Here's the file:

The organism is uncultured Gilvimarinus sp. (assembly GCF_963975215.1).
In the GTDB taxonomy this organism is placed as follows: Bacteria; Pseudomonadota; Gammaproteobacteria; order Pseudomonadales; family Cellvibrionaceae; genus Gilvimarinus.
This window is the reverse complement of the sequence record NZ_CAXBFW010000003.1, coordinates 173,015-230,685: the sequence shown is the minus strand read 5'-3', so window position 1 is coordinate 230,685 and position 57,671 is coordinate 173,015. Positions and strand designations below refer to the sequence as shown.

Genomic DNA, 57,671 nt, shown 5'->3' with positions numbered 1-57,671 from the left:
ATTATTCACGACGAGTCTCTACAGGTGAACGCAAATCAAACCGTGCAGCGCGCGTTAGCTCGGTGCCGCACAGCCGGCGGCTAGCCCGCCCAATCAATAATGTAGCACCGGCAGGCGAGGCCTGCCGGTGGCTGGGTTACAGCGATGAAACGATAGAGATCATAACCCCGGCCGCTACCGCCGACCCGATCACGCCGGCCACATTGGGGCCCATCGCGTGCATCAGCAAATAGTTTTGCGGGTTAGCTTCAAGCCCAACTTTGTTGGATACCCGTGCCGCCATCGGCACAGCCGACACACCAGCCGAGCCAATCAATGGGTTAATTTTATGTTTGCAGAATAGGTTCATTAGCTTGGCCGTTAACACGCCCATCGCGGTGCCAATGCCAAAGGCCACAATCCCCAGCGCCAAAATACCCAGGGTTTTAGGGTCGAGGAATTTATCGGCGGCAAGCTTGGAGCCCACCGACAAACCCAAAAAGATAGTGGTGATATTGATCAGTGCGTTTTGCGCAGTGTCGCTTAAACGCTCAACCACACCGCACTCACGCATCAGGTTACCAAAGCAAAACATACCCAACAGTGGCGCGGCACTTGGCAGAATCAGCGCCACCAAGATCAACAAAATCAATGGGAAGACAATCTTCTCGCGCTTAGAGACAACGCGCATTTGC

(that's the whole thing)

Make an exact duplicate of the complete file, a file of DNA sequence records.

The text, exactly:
The organism is uncultured Gilvimarinus sp. (assembly GCF_963975215.1).
In the GTDB taxonomy this organism is placed as follows: Bacteria; Pseudomonadota; Gammaproteobacteria; order Pseudomonadales; family Cellvibrionaceae; genus Gilvimarinus.
This window is the reverse complement of the sequence record NZ_CAXBFW010000003.1, coordinates 173,015-230,685: the sequence shown is the minus strand read 5'-3', so window position 1 is coordinate 230,685 and position 57,671 is coordinate 173,015. Positions and strand designations below refer to the sequence as shown.

Genomic DNA, 57,671 nt, shown 5'->3' with positions numbered 1-57,671 from the left:
ATTATTCACGACGAGTCTCTACAGGTGAACGCAAATCAAACCGTGCAGCGCGCGTTAGCTCGGTGCCGCACAGCCGGCGGCTAGCCCGCCCAATCAATAATGTAGCACCGGCAGGCGAGGCCTGCCGGTGGCTGGGTTACAGCGATGAAACGATAGAGATCATAACCCCGGCCGCTACCGCCGACCCGATCACGCCGGCCACATTGGGGCCCATCGCGTGCATCAGCAAATAGTTTTGCGGGTTAGCTTCAAGCCCAACTTTGTTGGATACCCGTGCCGCCATCGGCACAGCCGACACACCAGCCGAGCCAATCAATGGGTTAATTTTATGTTTGCAGAATAGGTTCATTAGCTTGGCCGTTAACACGCCCATCGCGGTGCCAATGCCAAAGGCCACAATCCCCAGCGCCAAAATACCCAGGGTTTTAGGGTCGAGGAATTTATCGGCGGCAAGCTTGGAGCCCACCGACAAACCCAAAAAGATAGTGGTGATATTGATCAGTGCGTTTTGCGCAGTGTCGCTTAAACGCTCAACCACACCGCACTCACGCATCAGGTTACCAAAGCAAAACATACCCAACAGTGGCGCGGCACTTGGCAGAATCAGCGCCACCAAGATCAACAAAATCAATGGGAAGACAATCTTCTCGCGCTTAGAGACAACGCGCATTTGC